Experts urge Taiwan's new leader not to avoid 1992 Consensus
Updated: 2016-01-19 12:08
TAIPEI - Experts on Taiwan have suggested that newly-elected leader Tsai Ing-wen should not avoid the 1992 Consensus to maintain cross-Strait relations.
Without the 1992 Consensus, the constructive development of ties having been achieved since 2008 will stall, said Yang Kai-huang, director of the Cross-Strait Research Center at Ming Chuan University, in an interview with Xinhua on Monday.
During the election, Tsai remained ambiguous about the 1992 Consensus. Having won the election she should reconsider her strategy on this issue, Yang stressed.
As an export-oriented economy, Taiwan has a limited domestic market and declining competitiveness, he said, adding that the mainland market is key to the island's economic restructuring and recovery.
Tsai promised not to be provocative on cross-Strait issues in her winning speech on the election day, but denying the 1992 Consensus would be an act of provocation, said Chao Chien-min from the Chinese Culture University, at a seminar held Sunday.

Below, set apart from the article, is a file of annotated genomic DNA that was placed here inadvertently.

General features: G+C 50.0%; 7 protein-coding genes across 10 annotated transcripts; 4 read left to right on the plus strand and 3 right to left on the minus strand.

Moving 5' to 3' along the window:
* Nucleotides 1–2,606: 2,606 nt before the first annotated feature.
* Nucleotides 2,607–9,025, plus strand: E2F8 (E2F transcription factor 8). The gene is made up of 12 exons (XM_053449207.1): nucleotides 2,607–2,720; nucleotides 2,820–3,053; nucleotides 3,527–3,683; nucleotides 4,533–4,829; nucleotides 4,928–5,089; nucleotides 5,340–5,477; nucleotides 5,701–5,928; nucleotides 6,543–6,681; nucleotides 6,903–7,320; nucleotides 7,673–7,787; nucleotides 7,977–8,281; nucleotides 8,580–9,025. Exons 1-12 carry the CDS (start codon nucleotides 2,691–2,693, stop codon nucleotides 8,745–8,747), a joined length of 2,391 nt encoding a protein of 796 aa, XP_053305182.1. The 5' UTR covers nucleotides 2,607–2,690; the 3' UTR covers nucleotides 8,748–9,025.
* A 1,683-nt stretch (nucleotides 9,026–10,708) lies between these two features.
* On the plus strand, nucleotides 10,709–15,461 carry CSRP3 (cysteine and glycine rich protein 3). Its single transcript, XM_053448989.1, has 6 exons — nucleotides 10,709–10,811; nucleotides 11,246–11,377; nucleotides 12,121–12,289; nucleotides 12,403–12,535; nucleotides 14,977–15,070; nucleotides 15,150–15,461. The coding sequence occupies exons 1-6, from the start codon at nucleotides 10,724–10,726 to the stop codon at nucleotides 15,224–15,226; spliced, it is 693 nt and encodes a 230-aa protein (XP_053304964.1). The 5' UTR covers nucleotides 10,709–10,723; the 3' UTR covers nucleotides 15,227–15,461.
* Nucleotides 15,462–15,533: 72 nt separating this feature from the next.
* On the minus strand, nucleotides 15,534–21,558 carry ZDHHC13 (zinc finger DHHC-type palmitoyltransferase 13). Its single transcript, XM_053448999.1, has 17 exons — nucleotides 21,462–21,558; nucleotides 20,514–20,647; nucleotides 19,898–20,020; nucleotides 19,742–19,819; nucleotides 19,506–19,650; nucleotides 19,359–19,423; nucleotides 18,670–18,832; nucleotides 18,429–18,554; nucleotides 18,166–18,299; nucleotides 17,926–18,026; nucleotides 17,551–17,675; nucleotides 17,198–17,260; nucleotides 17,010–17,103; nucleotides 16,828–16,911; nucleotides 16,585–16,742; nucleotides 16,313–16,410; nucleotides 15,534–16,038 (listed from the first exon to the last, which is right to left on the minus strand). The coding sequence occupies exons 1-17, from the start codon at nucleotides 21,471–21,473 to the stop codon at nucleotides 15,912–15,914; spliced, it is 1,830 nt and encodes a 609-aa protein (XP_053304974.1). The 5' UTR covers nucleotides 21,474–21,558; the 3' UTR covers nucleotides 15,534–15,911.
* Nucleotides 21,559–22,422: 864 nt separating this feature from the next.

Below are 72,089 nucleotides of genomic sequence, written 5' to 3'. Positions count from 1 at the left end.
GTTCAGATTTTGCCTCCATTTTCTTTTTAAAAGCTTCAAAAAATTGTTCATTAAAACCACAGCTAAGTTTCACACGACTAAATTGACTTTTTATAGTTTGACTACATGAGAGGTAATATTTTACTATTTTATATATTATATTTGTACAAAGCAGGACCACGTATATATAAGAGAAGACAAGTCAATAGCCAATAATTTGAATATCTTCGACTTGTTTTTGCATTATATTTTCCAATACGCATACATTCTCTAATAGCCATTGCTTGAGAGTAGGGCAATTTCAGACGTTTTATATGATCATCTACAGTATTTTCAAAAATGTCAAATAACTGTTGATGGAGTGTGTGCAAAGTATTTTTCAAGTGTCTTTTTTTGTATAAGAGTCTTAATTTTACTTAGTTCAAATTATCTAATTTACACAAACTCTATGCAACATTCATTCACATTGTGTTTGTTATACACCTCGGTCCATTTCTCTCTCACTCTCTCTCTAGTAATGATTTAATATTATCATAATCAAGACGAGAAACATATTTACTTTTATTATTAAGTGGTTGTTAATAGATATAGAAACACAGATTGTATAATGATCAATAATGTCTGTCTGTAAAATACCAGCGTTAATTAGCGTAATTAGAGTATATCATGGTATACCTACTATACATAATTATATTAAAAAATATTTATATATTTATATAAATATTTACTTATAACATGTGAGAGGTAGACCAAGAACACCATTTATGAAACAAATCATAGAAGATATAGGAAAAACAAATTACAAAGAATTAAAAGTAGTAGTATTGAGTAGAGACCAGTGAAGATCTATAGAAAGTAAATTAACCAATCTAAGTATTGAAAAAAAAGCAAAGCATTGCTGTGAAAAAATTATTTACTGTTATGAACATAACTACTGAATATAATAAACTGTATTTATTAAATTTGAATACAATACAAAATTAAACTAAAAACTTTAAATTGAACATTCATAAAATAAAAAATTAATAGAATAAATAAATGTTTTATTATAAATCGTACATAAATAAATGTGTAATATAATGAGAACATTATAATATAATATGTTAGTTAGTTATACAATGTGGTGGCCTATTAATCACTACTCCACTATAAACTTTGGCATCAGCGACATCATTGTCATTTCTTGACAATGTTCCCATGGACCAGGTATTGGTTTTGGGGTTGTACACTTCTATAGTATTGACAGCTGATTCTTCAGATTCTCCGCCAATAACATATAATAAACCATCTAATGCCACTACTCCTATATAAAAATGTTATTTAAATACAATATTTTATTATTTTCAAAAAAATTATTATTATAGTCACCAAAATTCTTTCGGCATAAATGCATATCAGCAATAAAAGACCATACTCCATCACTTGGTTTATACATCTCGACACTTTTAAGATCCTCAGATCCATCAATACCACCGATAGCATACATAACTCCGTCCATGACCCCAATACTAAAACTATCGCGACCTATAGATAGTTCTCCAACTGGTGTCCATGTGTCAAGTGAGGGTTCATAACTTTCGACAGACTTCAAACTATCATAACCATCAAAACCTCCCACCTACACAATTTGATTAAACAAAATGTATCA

On several occasions during the election campaign, Tsai said that both sides should seek common grounds and shelve their differences, which also featured the cross-Strait talks in 1992.
Chao Chun-shan, president of the Foundation on Asia-Pacific Peace Studies, called for Tsai to clarify what she meant by the "common grounds the two sides should seek now" and what differences should be put aside.
Chao suggested that Taiwan should not deny its historical and cultural connections with the mainland, warning that the Democratic Progressive Party (DPP) will incite unrest if the cross-Strait issue is not handled correctly.
Instead of outlining a well-defined cross-Strait policy during the campaign, the DPP avoided the topic, he said.
"Voters were not presented with two choices," he said.
Issues inside Taiwan, such as economic slowdown, governance and an expanding wealth gap, dominated the campaign, while all three candidate pairs promised to maintain the current cross-Strait relations, said Yan Anlin, deputy director of the Shanghai Institute for International Studies, at Sunday's seminar.